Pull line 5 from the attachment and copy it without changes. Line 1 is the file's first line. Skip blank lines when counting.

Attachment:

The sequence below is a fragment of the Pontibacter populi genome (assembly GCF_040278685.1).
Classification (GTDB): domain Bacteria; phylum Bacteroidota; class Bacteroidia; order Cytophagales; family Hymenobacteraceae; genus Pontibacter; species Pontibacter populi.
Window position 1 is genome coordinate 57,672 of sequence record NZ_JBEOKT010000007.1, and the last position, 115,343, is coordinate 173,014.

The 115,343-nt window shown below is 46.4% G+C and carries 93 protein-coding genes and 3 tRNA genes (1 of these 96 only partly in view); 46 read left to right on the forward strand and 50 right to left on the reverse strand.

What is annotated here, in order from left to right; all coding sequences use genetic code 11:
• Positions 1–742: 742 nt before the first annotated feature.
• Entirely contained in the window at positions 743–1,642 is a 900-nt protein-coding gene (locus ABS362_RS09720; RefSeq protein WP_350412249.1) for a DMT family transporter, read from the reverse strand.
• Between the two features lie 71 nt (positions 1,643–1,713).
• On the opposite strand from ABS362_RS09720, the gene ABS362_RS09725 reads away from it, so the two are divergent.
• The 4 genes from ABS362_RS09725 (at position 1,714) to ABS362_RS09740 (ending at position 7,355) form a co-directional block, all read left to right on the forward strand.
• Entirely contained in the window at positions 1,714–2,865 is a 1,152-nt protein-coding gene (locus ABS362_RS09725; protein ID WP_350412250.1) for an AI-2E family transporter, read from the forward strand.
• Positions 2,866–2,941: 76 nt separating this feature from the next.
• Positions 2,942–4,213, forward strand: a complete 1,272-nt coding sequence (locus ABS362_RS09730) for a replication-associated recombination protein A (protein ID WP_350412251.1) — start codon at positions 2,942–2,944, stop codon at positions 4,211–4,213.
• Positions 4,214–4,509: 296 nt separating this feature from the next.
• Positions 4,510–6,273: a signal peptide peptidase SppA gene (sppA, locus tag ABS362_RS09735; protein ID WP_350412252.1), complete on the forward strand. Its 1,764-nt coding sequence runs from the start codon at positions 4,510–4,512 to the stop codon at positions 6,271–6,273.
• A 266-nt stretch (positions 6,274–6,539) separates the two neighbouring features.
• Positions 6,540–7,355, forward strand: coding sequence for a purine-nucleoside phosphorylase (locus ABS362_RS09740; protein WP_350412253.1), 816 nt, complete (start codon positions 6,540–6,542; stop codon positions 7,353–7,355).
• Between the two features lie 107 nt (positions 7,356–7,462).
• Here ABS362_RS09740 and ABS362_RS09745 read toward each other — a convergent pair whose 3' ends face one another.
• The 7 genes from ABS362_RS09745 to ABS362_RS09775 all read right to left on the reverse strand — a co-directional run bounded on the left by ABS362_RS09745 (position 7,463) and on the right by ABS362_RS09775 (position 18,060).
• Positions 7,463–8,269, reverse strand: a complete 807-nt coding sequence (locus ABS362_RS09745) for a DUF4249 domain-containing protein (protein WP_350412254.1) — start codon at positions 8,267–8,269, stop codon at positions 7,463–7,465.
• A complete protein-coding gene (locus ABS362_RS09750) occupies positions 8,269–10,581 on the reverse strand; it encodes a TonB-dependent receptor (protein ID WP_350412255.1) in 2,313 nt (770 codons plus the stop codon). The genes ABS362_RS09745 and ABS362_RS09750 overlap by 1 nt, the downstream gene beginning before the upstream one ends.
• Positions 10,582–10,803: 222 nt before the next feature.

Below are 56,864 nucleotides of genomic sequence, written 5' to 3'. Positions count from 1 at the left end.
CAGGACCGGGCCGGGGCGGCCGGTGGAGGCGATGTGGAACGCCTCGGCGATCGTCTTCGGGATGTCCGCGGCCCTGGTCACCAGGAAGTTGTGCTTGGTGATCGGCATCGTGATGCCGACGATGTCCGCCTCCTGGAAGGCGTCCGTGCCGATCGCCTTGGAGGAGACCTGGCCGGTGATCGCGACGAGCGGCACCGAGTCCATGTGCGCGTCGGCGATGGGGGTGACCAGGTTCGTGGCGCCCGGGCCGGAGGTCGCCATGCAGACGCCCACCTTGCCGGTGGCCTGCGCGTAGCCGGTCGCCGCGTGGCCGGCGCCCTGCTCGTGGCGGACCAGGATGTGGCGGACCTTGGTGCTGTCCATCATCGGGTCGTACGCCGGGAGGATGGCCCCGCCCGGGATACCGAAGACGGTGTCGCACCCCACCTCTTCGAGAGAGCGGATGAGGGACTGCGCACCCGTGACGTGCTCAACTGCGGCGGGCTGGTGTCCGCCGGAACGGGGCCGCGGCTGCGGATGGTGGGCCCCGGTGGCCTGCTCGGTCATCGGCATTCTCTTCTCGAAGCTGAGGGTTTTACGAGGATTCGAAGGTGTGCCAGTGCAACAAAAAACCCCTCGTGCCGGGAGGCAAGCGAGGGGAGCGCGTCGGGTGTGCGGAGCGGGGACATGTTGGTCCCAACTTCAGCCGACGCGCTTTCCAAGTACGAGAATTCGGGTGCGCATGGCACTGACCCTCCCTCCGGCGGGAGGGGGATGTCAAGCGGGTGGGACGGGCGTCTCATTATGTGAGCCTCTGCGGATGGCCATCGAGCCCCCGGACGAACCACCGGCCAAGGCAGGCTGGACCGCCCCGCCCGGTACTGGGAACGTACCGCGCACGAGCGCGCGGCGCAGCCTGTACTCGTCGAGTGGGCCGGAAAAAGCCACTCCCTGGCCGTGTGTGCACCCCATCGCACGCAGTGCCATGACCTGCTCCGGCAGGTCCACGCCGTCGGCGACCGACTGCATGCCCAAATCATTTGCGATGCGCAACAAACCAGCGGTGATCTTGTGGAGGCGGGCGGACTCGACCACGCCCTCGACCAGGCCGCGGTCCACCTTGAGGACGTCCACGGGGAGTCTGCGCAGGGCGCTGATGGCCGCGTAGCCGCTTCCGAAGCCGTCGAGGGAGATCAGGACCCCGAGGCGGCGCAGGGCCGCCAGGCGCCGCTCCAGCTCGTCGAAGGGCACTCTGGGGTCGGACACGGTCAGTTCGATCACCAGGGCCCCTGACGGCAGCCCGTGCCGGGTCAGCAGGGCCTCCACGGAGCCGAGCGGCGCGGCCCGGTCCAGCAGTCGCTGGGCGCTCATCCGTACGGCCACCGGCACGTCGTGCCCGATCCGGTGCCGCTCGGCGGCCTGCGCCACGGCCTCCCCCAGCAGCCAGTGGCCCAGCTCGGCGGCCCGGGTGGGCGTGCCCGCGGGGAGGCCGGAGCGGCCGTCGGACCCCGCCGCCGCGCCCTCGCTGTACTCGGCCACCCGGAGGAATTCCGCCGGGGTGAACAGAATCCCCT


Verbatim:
What is annotated here, in order from left to right; all coding sequences use genetic code 11: